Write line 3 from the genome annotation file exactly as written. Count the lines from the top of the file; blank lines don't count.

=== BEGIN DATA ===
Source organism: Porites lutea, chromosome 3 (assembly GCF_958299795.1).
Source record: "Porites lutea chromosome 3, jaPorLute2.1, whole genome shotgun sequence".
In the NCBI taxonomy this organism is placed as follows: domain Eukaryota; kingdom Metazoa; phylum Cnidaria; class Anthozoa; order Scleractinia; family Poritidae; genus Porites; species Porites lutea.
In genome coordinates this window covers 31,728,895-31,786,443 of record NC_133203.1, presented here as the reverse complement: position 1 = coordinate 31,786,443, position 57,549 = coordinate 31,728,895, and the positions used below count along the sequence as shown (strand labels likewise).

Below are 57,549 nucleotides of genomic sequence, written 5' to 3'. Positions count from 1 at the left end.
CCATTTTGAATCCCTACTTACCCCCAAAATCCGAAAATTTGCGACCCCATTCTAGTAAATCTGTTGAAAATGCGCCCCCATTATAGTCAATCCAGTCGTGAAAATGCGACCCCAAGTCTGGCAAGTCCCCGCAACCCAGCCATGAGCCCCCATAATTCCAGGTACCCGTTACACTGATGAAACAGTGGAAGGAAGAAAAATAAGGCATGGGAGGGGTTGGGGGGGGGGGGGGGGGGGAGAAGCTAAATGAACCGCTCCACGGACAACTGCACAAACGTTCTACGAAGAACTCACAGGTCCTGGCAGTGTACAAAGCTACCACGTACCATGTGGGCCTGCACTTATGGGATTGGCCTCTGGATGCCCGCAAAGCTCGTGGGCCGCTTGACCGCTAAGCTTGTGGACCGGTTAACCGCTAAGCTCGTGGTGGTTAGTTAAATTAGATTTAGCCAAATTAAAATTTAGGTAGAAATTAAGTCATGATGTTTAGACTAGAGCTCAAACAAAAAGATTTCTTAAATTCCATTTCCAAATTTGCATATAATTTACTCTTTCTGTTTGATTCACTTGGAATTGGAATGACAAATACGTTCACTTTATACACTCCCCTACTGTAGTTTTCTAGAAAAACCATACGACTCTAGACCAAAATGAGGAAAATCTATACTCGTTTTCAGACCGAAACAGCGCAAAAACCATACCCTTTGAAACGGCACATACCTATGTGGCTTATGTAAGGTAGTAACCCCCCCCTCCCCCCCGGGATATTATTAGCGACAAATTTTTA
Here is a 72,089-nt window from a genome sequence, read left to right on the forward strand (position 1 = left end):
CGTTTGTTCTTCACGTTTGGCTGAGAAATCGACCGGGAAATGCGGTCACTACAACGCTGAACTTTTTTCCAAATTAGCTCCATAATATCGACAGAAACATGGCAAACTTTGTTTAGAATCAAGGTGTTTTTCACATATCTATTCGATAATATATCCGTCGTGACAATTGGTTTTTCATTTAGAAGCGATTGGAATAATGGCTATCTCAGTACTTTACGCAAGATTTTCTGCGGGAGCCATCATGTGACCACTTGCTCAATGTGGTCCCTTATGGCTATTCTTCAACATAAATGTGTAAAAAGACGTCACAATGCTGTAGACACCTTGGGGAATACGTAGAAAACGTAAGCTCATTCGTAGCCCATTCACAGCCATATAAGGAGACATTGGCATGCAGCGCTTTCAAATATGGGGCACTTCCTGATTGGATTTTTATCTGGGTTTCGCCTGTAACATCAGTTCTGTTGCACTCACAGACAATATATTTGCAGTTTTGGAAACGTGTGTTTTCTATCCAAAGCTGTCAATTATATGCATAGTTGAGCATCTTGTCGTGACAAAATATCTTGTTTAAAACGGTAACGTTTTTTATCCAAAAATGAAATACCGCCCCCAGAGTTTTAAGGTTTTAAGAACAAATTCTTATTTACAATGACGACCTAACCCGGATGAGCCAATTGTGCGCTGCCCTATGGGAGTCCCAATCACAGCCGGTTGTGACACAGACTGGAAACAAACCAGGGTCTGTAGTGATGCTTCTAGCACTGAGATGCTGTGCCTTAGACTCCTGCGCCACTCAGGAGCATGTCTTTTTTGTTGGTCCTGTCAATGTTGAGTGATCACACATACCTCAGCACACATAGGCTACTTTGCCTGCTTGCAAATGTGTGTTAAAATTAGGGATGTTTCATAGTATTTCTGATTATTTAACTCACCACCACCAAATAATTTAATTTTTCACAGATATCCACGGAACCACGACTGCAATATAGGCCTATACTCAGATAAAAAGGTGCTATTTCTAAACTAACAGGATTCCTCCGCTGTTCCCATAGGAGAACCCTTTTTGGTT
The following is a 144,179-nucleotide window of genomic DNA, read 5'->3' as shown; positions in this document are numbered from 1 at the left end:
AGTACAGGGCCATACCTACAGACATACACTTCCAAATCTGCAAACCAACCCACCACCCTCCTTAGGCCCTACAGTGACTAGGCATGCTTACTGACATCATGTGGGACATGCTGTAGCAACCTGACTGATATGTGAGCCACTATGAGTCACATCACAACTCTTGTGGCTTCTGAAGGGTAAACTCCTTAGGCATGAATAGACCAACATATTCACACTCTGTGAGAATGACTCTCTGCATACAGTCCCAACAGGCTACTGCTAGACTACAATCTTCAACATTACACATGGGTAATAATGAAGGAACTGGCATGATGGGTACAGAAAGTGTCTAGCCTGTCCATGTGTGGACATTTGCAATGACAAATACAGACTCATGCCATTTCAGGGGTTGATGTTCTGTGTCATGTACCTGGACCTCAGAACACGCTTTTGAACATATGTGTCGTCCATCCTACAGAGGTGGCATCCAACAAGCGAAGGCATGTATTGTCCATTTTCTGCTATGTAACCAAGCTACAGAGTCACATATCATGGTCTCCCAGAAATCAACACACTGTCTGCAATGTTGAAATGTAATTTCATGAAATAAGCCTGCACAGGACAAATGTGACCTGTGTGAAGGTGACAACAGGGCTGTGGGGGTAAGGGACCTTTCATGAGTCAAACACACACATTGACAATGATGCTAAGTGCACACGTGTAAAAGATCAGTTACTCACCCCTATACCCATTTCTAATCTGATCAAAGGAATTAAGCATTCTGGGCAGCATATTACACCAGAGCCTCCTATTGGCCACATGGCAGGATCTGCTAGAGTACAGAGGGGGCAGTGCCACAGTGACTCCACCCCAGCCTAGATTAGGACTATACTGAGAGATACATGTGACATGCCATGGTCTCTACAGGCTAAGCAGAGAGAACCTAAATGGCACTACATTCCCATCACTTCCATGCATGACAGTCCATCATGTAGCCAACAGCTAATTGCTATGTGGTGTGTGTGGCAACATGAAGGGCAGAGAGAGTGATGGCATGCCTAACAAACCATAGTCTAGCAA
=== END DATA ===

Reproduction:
In the NCBI taxonomy this organism is placed as follows: domain Eukaryota; kingdom Metazoa; phylum Cnidaria; class Anthozoa; order Scleractinia; family Poritidae; genus Porites; species Porites lutea.